High turnout in Yemen’s presidential elections

High turnout in Yemen’s presidential elections

Yemeni electoral officials hailed a high turnout in a landmark vote that ended President Ali Abdullah Saleh’s 33-year rule, despite boycott calls in the south where violence marred polling.

Washington praised Yemenis for taking an “important step” towards a democratic future, although separatists in the south and rebels in the far north rejected the single-candidate poll. Turnout in Feb. 21’s vote reached 60 percent nationwide, according to an electoral official, but in the south, where 10 people were killed in clashes between separatist militants and police, turnout was far lower.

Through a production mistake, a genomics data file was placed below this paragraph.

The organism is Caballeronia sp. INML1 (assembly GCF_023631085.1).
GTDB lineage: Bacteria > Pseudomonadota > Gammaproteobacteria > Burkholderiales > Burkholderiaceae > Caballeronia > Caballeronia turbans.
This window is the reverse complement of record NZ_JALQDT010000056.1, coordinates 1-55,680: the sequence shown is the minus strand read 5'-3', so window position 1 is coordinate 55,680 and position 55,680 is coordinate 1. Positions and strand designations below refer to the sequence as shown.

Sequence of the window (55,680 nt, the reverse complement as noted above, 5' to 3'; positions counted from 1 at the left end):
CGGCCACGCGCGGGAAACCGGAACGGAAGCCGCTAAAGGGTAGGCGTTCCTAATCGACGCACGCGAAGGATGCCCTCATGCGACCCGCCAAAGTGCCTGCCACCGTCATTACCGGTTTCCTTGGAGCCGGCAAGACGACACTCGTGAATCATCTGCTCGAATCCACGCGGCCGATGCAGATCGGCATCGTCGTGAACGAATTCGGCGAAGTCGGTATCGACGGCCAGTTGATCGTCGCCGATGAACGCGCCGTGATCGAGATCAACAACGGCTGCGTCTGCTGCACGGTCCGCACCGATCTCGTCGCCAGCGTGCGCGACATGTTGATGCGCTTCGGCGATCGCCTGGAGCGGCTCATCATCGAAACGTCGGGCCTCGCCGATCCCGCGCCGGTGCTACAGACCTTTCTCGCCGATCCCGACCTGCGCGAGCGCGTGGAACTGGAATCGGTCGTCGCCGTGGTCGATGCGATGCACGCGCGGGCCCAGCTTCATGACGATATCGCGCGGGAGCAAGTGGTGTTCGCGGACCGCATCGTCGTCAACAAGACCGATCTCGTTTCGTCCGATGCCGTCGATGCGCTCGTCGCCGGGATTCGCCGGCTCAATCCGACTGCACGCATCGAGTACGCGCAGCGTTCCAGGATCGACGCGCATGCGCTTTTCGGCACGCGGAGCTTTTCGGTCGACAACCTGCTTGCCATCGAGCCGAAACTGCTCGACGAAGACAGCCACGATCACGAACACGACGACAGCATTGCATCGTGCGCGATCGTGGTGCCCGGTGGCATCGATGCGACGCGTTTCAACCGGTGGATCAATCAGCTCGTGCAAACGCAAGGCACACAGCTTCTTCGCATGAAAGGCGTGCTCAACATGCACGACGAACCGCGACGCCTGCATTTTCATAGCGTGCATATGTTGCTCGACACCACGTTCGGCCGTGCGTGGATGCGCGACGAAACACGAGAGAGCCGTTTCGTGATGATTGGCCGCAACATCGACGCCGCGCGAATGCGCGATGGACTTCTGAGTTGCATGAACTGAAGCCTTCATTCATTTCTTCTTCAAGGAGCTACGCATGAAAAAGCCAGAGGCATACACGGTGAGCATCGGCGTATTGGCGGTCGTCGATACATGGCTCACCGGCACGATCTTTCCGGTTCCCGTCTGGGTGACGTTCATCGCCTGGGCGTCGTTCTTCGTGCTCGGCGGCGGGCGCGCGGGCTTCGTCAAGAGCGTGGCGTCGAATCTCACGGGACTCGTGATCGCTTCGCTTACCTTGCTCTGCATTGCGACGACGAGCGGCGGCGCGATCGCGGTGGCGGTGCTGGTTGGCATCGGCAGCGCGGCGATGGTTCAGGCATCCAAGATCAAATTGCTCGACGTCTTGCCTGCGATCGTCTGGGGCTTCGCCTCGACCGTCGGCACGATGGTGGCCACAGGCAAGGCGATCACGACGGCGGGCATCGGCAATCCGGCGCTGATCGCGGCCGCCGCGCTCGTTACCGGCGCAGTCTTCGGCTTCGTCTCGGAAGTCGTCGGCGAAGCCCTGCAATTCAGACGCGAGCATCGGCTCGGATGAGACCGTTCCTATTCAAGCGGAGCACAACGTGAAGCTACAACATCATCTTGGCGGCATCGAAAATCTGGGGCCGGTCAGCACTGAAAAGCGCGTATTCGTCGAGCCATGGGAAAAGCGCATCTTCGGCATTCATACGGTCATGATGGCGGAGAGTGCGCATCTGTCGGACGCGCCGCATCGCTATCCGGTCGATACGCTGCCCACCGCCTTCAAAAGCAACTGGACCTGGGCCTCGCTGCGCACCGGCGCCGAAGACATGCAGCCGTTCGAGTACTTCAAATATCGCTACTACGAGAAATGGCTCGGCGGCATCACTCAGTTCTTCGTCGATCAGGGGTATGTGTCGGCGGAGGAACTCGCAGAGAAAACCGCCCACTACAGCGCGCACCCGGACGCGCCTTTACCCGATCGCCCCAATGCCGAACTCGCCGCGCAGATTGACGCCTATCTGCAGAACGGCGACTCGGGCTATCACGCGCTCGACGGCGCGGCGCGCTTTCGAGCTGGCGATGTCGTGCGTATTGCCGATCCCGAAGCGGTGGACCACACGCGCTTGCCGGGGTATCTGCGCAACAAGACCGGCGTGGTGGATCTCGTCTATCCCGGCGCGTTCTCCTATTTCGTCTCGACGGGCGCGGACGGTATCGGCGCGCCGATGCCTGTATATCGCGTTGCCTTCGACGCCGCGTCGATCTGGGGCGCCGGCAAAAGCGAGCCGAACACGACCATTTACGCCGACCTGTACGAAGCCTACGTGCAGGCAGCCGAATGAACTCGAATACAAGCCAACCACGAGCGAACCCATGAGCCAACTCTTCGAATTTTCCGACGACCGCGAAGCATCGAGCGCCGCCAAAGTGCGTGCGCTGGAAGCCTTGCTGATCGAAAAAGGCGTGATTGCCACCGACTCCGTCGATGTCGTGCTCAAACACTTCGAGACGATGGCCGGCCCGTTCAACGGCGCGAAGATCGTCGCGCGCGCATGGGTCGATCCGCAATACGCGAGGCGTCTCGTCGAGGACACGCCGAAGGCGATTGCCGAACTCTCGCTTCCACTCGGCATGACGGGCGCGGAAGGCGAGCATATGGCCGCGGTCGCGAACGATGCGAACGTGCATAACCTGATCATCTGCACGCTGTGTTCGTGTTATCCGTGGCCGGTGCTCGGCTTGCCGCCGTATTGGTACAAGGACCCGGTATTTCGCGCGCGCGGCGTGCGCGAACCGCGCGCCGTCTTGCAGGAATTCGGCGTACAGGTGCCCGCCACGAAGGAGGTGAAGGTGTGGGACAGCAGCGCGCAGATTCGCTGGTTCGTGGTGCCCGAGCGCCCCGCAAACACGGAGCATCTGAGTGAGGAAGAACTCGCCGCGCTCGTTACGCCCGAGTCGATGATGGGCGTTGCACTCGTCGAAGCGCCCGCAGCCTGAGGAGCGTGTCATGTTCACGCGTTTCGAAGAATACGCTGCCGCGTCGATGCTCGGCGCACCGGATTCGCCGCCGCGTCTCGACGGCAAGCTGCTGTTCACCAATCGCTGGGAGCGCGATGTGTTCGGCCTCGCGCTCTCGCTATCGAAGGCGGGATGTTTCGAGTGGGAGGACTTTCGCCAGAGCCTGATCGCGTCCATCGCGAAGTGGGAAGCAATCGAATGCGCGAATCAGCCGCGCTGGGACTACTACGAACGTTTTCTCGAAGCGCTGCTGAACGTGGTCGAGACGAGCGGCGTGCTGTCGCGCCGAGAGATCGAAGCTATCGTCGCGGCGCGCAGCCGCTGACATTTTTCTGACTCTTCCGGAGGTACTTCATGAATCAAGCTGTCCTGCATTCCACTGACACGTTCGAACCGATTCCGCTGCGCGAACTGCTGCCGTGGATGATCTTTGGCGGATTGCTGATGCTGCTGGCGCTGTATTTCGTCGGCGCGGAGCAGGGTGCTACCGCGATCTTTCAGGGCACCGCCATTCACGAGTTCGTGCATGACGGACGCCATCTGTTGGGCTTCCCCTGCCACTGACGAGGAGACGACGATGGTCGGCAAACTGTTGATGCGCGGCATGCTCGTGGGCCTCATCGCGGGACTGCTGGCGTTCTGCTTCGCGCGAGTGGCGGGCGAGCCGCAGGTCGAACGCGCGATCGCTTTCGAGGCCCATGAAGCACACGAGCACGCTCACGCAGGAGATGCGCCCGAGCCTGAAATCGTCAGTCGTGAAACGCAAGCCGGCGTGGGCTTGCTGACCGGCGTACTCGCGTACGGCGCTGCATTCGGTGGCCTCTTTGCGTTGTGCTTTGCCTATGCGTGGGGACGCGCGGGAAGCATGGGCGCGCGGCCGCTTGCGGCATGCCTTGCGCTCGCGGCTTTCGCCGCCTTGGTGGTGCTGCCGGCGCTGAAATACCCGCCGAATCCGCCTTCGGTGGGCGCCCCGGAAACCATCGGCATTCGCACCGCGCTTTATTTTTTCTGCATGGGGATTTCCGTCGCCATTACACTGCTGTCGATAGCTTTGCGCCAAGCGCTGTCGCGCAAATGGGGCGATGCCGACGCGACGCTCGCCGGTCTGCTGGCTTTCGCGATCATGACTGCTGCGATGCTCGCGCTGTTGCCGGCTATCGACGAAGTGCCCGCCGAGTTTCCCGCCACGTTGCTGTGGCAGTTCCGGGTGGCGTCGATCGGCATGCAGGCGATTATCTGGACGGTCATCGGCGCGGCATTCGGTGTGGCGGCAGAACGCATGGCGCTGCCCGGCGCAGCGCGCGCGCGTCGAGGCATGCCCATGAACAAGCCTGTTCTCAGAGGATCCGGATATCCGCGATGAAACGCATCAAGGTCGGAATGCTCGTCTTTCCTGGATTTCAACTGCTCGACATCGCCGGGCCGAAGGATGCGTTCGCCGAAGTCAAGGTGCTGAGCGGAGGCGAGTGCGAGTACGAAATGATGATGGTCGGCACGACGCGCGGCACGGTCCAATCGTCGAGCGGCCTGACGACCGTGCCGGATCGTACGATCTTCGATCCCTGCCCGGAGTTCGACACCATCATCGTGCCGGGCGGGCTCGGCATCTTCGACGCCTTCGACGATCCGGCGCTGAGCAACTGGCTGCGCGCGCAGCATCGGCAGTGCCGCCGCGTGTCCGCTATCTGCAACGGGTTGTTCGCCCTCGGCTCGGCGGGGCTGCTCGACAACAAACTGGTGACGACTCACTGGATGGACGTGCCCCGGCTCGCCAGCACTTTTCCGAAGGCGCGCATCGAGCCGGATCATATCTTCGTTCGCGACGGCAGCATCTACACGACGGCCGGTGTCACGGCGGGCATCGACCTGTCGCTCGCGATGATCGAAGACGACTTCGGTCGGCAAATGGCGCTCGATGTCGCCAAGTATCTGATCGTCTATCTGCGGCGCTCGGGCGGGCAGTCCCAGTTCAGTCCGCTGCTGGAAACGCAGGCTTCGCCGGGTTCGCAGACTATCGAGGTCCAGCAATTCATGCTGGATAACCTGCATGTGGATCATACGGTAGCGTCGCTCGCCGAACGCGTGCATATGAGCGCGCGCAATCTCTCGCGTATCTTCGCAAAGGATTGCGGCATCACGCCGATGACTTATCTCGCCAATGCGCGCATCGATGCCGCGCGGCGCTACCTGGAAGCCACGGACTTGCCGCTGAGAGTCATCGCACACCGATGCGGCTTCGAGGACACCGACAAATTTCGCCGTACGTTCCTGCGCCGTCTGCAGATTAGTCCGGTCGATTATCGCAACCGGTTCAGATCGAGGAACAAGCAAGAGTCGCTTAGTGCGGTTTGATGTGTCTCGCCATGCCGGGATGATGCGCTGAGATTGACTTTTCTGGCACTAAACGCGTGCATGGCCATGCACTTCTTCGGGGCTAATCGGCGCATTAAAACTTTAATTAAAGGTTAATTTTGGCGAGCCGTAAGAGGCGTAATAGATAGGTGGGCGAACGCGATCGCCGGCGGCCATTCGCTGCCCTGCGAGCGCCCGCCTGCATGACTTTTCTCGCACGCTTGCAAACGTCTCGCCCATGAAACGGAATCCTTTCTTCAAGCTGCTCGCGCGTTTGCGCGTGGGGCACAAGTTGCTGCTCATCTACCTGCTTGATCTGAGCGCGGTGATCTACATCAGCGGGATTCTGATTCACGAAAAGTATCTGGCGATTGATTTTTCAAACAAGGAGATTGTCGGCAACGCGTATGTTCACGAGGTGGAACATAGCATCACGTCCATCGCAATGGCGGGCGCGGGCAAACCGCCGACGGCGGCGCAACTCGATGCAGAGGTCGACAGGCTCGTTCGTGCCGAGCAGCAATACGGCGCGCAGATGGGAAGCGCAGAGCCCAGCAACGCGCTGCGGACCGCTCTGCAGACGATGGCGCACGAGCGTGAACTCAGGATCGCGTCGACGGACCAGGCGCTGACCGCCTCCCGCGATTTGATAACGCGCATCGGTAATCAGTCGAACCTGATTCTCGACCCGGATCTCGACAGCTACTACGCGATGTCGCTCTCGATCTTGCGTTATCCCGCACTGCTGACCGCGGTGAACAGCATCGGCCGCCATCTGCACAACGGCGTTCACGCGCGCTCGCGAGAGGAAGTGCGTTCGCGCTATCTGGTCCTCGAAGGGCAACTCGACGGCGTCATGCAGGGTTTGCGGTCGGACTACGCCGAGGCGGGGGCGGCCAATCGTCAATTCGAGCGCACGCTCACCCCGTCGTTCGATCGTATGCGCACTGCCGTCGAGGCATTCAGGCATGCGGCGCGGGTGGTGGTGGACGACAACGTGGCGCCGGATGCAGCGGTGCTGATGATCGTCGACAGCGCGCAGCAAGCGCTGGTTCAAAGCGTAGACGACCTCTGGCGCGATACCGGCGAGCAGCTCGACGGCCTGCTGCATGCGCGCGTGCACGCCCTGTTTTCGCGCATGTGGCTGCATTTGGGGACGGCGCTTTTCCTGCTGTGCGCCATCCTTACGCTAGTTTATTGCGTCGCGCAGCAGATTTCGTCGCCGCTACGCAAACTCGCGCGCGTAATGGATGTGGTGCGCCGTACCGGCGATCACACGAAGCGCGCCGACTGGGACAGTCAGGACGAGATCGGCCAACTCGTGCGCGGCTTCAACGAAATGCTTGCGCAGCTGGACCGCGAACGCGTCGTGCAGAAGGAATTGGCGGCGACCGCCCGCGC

Saleh to return from US

“Average nationwide voter participation reached 60 percent,” said the official, Agence France-Presse reported. In the main southern city of Aden, 50 percent of eligible voters cast their ballots, while in other southern provinces, turnout was less than 40 percent, he added.

In the U.S. Secretary of State Hillary Clinton said the vote was “another important step forward in their (Yemen’s) democratic transition process.” Meanwhile, Saleh is to return home from the U.S. to take part in the inauguration of his successor and to lead his party, the party spokesman said yesterday. No exact date has been given. He has been in the U.S. since January for treatment of burn wounds he suffered when his presidential palace was attacked in June.